Thoughts on Dwight Howard and the Lakers On Free Agency’s Eve

Darius Soriano —  June 30, 2013

Free agency begins in earnest at midnight Eastern, 9pm PST today. Teams will reach out to the players they covet, schmoozing will commence, and decisions will, eventually, be made.

For the Lakers, the biggest priority is what happens with Dwight Howard. Let’s summarize what we know to this point:

*Dwight plans to meet with at least 5 teams. The Rockets, Mavericks, Hawks, Warriors and the Lakers.

*The Rockets will be first, flying into Los Angeles to meet with Dwight tonight at the crack of free agency. They plan to bring the entire city of Houston their owner Les Alexander, GM Darryl Morey, head coach Kevin McHale, Hakeem, Clyde Drexler, James Harden, and Chandler Parsons.

*The Mavericks will supposedly get first crack on Monday, followed by meetings with the other, non-Lakers, teams.

*The Lakers, at their request, will go last in this process. Likely meeting with Dwight on Tuesday.

*The latest reports out of Dwight’s camp¬†are that winning is the most important thing to him and that there is no “favorite” in the process at this point. He’s said to have an open mind towards the teams and that he wants to gather information to make the best decision in terms of where he can win multiple championships.

*That latest report also states that Dwight will not ask the Lakers to fire Mike D’Antoni with hints that even if he did ask, the Lakers wouldn’t move on from their head coach.

With all this in mind, let’s quickly handicap the race. Of the 5 suitors, I think it’s easiest to eliminate the Hawks and the Warriors from the top tier of contenders at this early stage. The Hawks are furthest away from being a contending team and it’s been reported before that Dwight isn’t keen on playing in his hometown. As for the Warriors, they don’t have the cap space to sign Dwight outright and would need the Lakers to participate in a sign and trade for then to acquire him. This doesn’t mean that can’t happen down the road, but being that the Lakers would have to agree to make this deal it puts them on the back burner for now, and potentially for this entire process. What’s more likely with the Warriors is that they’re in this mix to show that they’re a FA destination down the line and it likely means more to them to even get this meeting as a signal to the league that they’re for real heading into next summer rather than a meaningful grab for Howard’s services.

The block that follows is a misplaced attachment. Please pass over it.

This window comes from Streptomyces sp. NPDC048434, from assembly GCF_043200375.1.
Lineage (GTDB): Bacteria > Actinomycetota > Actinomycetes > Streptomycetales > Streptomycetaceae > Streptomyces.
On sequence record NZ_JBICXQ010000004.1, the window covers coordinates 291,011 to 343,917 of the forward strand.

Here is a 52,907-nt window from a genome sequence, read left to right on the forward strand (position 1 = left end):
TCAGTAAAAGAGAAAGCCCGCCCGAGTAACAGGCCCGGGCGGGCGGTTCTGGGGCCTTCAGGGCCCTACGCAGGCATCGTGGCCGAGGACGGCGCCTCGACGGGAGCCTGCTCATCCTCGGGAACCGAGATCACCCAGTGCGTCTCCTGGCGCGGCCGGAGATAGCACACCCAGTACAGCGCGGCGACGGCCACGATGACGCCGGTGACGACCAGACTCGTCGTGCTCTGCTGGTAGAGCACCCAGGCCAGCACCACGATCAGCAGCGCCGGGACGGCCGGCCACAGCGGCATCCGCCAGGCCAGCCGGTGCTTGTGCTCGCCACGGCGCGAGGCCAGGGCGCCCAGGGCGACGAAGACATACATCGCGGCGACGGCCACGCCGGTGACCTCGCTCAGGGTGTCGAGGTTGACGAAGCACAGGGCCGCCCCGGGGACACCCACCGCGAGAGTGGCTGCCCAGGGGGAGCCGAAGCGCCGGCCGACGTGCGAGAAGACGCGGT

This leaves the Rockets, Mavs, and Lakers. All have their pros and cons, and I think it can go either way between any of them.

The Mavs actually have a similar situation to offer as the Lakers: they have an aging franchise anchor, an owner willing to spend on a winner, and cap space galore coming up within the next couple of seasons. This has its appeals, but to be honest, they’re likely 3rd in this race unless Dwight really loves Dallas as a city and/or Cuban as an owner and/or the idea of playing for Rick Carlisle (which are all possible).

The Rockets, meanwhile offer a young roster with an up and coming star player and solid role players to complement. Their cap situation will be cleaner in the summer of 2015 when Asik and Lin’s contracts come off the books and they’ll need to renounce/waive/trade some talented players (one or more of Carlos Delfino, Aaron Brooks, Francisco Garcia, Thomas Robinson) to get far enough under the cap to offer a full max contract. This is a very good basketball situation for Howard, but I think it’s being oversold somewhat as a place where the Rockets are so much better off from a talent standpoint than other teams. What they have are young players that can grow with Dwight by their side. But last season they were the 8th seed and will actually lose some of the contributors who made achieving at that level possible. They have a ton of plusses, but at this point some of those are being oversold.